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With Virtually No Public Discussion, Scheduled As Last Agenda Item, Council Votes 9-0 To Increase City Hall Employee Pensions

LB taxpayers will pay roughly $7 million annually starting 2004 in exchange for non public safety employee unions accepting no pay raise this year & 3% raise next yr.

(July 10, 2002) -- With virtually no public discussion and scheduled as the last item at a Council meeting that focused mainly on praises for two departing Councilmembers, the City Council voted 9-0 to increase pensions for City Hall non public safety employees. We post a transcript below.

The item was scheduled for the end of the July 9 Council meeting...and no members of the public came to the podium to speak to it. It consumed roughly twenty seconds. Earlier in the meeting, Councilmembers devoted nearly two hours to accolades for departing Councilmembers Ray Grabinski and Jerry Shultz. Both incumbents voted for the pension increase as their final voted action on the City Council.

The Council vote means (pending a second Council vote in a week) that LB taxpayers will begin paying roughly $6.9 million per year starting in October 2004 while receiving money saving agreements with five public employee unions for no pay raise this year and a 3% raise next year.

The management negotiated, Council OK'd arrangement with CA's Public Employee Retirement System (CalPERS, created by state legislators for government employees with benefits more generous than Social Security) means roughly 3,900 city employees can retire with 2.7% of their annual salary at age 55, multiplied by the number of years worked for City Hall. (Previously, the multiplier was 2% age 55 or 2.4% at age 63. The new pension arrangement also lets non public safety employees collect 2% (up from 1.4%) of their salary at age 50.

The "average" non public safety employee pension (average of lowest and highest paid city employees) would be $52,000 (average salary) x 2.7% x 22 years (average length of employment) = $30,888. However, the same formula allows a $100,000 a year City Hall employee who works 30 years to collect an $81,000 annual pension ($100,000 x 2.7% x 30 years).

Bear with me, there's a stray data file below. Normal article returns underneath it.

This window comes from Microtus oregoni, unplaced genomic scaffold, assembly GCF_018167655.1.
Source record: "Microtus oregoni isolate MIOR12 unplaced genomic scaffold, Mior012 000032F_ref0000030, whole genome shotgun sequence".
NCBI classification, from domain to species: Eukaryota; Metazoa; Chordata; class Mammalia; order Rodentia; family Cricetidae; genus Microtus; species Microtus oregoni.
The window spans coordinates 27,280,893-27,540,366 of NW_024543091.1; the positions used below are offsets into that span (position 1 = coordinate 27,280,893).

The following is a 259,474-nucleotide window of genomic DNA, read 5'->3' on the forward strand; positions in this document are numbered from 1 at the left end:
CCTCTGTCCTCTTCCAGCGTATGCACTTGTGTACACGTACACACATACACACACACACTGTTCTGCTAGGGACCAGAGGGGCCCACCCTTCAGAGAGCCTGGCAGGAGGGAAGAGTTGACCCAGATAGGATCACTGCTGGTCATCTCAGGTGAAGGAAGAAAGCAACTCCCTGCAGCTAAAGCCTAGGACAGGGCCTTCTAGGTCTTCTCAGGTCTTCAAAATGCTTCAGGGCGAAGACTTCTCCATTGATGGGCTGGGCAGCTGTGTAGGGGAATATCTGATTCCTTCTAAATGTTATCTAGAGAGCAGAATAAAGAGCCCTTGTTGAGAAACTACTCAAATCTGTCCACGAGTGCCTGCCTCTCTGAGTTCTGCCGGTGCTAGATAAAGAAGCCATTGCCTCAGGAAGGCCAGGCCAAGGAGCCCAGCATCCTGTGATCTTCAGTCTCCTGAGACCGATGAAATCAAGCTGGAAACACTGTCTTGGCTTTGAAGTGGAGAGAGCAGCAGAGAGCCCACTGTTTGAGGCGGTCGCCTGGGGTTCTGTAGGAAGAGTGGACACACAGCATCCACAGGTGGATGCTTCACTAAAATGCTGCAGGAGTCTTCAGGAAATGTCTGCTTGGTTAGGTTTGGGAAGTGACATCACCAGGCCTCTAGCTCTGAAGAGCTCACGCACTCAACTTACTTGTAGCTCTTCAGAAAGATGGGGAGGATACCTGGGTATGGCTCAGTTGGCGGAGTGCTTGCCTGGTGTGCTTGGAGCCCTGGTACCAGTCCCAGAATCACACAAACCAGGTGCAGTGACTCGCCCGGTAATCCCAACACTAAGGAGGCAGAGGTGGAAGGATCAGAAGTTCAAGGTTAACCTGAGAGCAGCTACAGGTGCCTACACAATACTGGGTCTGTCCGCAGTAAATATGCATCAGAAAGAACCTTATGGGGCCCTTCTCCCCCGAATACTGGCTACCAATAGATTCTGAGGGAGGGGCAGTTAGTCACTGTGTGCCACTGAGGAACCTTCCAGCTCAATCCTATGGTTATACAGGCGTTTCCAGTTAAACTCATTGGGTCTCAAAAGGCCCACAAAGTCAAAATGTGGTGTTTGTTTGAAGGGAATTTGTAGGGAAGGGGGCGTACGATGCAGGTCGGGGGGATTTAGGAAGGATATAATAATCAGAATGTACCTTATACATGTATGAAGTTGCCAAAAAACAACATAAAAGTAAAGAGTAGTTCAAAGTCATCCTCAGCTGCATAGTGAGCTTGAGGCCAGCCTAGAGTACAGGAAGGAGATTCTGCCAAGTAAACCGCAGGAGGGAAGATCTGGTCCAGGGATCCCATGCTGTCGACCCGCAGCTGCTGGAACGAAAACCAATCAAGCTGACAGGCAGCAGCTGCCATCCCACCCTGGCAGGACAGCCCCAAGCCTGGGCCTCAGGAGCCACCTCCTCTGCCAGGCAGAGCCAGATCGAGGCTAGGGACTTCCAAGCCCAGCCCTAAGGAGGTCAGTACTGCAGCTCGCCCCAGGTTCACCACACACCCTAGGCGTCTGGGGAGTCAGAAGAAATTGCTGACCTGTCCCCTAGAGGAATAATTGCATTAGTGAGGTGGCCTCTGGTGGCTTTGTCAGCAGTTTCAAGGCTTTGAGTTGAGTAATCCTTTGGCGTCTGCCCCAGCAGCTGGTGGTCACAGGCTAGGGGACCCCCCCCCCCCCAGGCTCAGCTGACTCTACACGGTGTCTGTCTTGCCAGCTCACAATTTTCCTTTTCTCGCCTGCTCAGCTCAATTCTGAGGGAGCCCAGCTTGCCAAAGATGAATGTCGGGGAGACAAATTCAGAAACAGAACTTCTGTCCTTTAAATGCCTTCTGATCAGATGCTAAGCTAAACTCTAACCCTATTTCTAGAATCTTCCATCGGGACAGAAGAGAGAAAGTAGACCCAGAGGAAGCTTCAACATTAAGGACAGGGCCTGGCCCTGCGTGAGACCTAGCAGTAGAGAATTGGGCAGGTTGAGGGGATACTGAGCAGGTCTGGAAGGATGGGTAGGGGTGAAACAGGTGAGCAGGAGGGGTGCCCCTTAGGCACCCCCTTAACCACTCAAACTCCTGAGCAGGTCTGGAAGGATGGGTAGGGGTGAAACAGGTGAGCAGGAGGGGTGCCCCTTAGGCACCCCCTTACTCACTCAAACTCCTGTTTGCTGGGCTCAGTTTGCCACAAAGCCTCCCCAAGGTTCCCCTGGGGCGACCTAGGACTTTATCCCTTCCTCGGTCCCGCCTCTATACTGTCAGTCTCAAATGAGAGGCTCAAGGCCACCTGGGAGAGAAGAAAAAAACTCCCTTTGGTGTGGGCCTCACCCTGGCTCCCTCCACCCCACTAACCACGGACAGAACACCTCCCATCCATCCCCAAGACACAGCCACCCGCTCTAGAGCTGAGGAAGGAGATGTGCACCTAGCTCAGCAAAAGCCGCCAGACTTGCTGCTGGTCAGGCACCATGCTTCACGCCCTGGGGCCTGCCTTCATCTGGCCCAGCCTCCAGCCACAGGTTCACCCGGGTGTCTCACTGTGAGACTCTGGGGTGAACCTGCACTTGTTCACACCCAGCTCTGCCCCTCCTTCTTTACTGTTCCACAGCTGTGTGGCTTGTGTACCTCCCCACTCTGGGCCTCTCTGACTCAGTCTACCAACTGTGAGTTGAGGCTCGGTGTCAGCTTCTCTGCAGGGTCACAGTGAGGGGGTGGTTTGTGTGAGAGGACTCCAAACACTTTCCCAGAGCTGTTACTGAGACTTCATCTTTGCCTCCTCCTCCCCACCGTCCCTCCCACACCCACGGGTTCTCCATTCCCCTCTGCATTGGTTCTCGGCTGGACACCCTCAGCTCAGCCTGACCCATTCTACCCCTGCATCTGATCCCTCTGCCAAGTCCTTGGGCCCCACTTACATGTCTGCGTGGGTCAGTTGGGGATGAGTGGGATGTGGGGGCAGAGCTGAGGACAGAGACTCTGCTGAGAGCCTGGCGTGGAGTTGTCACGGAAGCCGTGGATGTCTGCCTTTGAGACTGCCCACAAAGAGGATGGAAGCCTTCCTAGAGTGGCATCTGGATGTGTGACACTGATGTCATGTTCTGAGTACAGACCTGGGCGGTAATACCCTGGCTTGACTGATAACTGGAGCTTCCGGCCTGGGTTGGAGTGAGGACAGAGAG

In November, 2001 the Council voted (6-1, Baker dissenting, Batts absent entire meeting, Grabinski absent on vote, reappearing 60 seconds thereafter) to raise City Manager Taboada's salary (with deferred compensation) to nearly $200,000 a year. Taxpayer advocates warned at the time this would lead to raises for subordinate staff with inevitable pension increases.

The pension chain of events was set in motion in Sacramento, when the CA legislature (Assembly and CA Senate) voted to approve, and the Governor signed, a bill permitting (but not requiring) cities to pay the more generous CalPERS pensions. LB City Hall's contracts with non public safety employees contained "re-open" provisions if the Governor signed such a bill...and the unions moved to do exactly that.

Bill Storey, LB City Hall's Human Resources Director, told that city management moved to negotiate agreements with five non public safety employee unions that will result in LB taxpayers saving money over the next two years because the covered employees agreed to receive no pay raise in the current year and a 3% raise in the next year.

The Council's voted increase for non public safety pensions is in addition to a previously voted Council increase in pensions for public safety employees. Police and firefighters can now collect a pension of 3% of their final salary, times years of employment starting at age 50. The new public safety pensions could prompt police level retirements in the coming months, further depleting LB's thin police level.

The new non public safety pensions may likewise trigger retirements, producing some salary savings (new hires are at lower rates) or elimination of positions (less cost but less available personnel).

Begin transcript:

[clerk calls item]

Mayor O'Neill [repeats title of item]: This has been discussed several weeks. Record your vote please on item 28.

Clerk: The motion carried unanimously

[Voting yes: B. Lowenthal, Baker, Colonna, Carroll, Kell, Richardson-Batts, Grabinski, Webb & Shultz (Grabinski and Shultz in their final voted action at their final Council meeting)].

The pension item was previously discussed by the Council in executive sessions, closed to the public.

Two related items appeared on the public June 18 Council agenda, but the clerk's minutes do not reflect any substantive Council discussion at that time either. At the June 18 meeting, the Council approved Memoranda of Understanding with the public employee unions and directed posting of a Resolution of Intention to amend the CalPERS pension arrangement, setting the matter for its first reading at the July 9 meeting.

Approval of the amended CalPERS pension arrangement will presumably come up for a second Council reading and vote at the Council's July 16 meeting.

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